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Italian banks lean like Pisa

Italian banks lean like Pisa

U.K. government net borrowing figures declined to £12.6 billion for November, down from £13.2 billion the same time last year. The U.K. deficit for the first 3 quarters of 2016/17 also dipped to £59.5 billion from £67.2 billion, due to exports increasing following the cheaper Pound and the government tightening corporate contributions. Consumer confidence was slightly higher at -7 for December from -8 previously, although reported confidence surrounding the general economic outlook has fallen sharply which may have have an increasing impact in curbing spending.

Ian McCafferty, overlooks a 2017 “slow-motion slowdown” since consumers tackle faster inflationary pressures and importers take a hit in costs as companies become more reluctant to invest. On current performance it would be surprising to see any rise in UK interest rates until at least Q4 next year, if at all. The Pound declined 0.12% versus the USD and closed at 1.2351.

The markets have entered the Christmas period doldrums and trading volumes have shrunk. The usual definition of which is calm or inactivity as opposing trade winds cancel each other out but in nautical terms also includes unpredictable weather with sudden squalls and storms. Seasoned salty sea dogs would advise avoiding if at all possible; and in currency terms this means not leaving payments until January.

The current malaise in the Italian banking sector will continue to draw focus after Monte dei Paschi, the world’s oldest bank, admitted that a private sector rescue was likely to fail. This only reinforces expectations that the Italian government will be forced to intervene with a bailout. Although there will be some concerns surrounding a contagion effect throughout the Italian and Euro-zone banking sector, Italy approved a EUR 20Bn bailout package for it’s struggling banks. Overall yield spreads remained negative for the Euro, although this is priced in to an extent and won’t overly affect the Euro.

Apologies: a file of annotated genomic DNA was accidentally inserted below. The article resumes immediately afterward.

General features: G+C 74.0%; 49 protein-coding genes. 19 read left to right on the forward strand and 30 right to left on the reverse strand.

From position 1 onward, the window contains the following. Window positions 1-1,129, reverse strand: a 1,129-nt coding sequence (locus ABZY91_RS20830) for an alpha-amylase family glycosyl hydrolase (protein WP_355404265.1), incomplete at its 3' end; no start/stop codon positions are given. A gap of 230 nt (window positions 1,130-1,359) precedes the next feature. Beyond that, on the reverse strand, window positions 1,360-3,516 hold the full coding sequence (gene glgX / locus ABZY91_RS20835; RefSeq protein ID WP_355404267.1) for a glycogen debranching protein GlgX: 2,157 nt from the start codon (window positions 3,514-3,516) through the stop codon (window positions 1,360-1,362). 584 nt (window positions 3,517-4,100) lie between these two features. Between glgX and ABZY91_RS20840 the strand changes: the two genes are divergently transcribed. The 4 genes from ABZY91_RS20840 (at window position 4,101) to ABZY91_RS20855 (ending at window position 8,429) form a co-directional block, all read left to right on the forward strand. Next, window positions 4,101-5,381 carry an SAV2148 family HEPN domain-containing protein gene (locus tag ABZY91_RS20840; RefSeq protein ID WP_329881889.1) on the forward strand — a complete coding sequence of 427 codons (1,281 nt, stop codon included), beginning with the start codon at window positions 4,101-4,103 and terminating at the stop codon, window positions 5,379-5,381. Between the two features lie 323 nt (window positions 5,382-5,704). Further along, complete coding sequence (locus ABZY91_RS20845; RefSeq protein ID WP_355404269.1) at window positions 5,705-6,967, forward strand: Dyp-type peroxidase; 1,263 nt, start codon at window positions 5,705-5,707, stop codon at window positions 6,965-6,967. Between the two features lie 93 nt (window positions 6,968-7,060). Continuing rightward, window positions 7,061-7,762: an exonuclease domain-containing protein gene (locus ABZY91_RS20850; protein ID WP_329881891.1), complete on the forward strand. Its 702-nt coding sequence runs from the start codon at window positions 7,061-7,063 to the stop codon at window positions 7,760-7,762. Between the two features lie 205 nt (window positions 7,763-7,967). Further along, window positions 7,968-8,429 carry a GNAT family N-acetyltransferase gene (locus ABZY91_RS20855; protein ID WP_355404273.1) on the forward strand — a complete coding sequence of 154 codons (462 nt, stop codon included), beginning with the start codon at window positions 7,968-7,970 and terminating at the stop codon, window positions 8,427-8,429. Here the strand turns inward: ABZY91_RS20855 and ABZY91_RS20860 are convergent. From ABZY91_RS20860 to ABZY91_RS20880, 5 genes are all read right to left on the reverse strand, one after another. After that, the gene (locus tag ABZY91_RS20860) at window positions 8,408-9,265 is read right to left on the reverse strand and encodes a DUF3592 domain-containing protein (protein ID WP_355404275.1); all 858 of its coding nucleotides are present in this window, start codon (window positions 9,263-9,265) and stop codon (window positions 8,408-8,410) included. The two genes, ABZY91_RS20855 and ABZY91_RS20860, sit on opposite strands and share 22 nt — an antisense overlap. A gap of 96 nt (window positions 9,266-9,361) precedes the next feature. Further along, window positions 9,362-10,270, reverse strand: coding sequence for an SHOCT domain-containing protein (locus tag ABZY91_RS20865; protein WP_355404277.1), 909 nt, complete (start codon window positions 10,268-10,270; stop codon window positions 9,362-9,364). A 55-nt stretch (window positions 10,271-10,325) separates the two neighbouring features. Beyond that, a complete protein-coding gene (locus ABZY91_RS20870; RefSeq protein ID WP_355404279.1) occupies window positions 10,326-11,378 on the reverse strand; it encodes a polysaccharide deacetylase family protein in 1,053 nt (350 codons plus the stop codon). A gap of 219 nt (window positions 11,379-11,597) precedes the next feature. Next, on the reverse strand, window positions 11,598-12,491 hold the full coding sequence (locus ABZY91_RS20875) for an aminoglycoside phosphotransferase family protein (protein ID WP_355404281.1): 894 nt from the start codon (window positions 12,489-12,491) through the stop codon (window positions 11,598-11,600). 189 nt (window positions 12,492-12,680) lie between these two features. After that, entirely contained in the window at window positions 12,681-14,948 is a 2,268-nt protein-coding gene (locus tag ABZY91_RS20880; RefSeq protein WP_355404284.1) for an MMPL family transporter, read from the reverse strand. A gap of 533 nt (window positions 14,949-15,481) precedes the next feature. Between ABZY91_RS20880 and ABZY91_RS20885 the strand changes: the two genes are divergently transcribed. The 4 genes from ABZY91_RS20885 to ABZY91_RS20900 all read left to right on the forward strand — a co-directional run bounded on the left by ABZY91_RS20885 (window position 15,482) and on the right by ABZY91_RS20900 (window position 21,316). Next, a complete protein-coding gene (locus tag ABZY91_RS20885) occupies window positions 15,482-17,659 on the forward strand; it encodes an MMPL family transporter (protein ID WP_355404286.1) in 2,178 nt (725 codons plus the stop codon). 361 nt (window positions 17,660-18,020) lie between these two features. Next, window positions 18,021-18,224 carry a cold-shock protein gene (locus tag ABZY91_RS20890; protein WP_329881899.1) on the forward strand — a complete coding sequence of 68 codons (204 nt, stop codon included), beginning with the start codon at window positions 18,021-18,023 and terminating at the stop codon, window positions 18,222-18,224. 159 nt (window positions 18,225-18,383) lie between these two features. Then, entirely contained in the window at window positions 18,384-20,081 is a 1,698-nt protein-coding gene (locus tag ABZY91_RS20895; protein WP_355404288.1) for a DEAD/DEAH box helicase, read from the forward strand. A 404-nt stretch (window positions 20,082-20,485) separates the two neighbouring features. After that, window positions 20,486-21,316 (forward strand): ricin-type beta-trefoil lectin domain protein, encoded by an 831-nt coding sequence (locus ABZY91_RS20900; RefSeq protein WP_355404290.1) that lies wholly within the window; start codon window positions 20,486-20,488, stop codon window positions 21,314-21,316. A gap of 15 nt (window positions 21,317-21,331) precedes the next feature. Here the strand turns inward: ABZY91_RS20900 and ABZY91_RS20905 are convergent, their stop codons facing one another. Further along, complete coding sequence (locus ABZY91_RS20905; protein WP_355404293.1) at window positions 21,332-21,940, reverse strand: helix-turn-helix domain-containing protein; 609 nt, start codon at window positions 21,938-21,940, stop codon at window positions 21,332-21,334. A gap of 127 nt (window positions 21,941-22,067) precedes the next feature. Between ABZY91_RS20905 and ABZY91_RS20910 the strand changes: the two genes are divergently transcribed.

The Dollar lost some lustre this morning, slipping as investors took profits before a batch of U.S. economic data due later today. The Dollar’s decline was limited as the Fed signalled more frequent rate hikes in 2017, partly on expectations for faster economic growth under the incoming Trump Administration. The market’s focus is on U.S. economic indicators due today, including revised GDP for July-Sept, durable goods orders for November, and weekly initial jobless claims.

US existing home sales were higher than expected at a rate of 5.61mn in November from 5.57mn and this was the strongest rate since early 2007. There was also an increase in prices and a decline in the number of homes for sale which is likely to have a negative impact on potential 2017 sales.

Data to watch: 9am EUR Economic Bulletin. 1.30pm US Chicago Fed National Activity Index. Initial & Continuing Jobless Claims. Gross Domestic Product Annualized (Q3), GDP Price Index (Q3), Personal Consumption Expenditures Prices & Core PCE. Durable Goods Orders & DGO ex Transportation (Nov). 2pm Housing Price Index (MoM) (Oct). 3pm Personal Income (MoM) (Nov), Personal Income & Spending (MoM) (Nov), Personal Consumption Expenditures – Price Index (MoM & YoY) (Nov) & Core PCE

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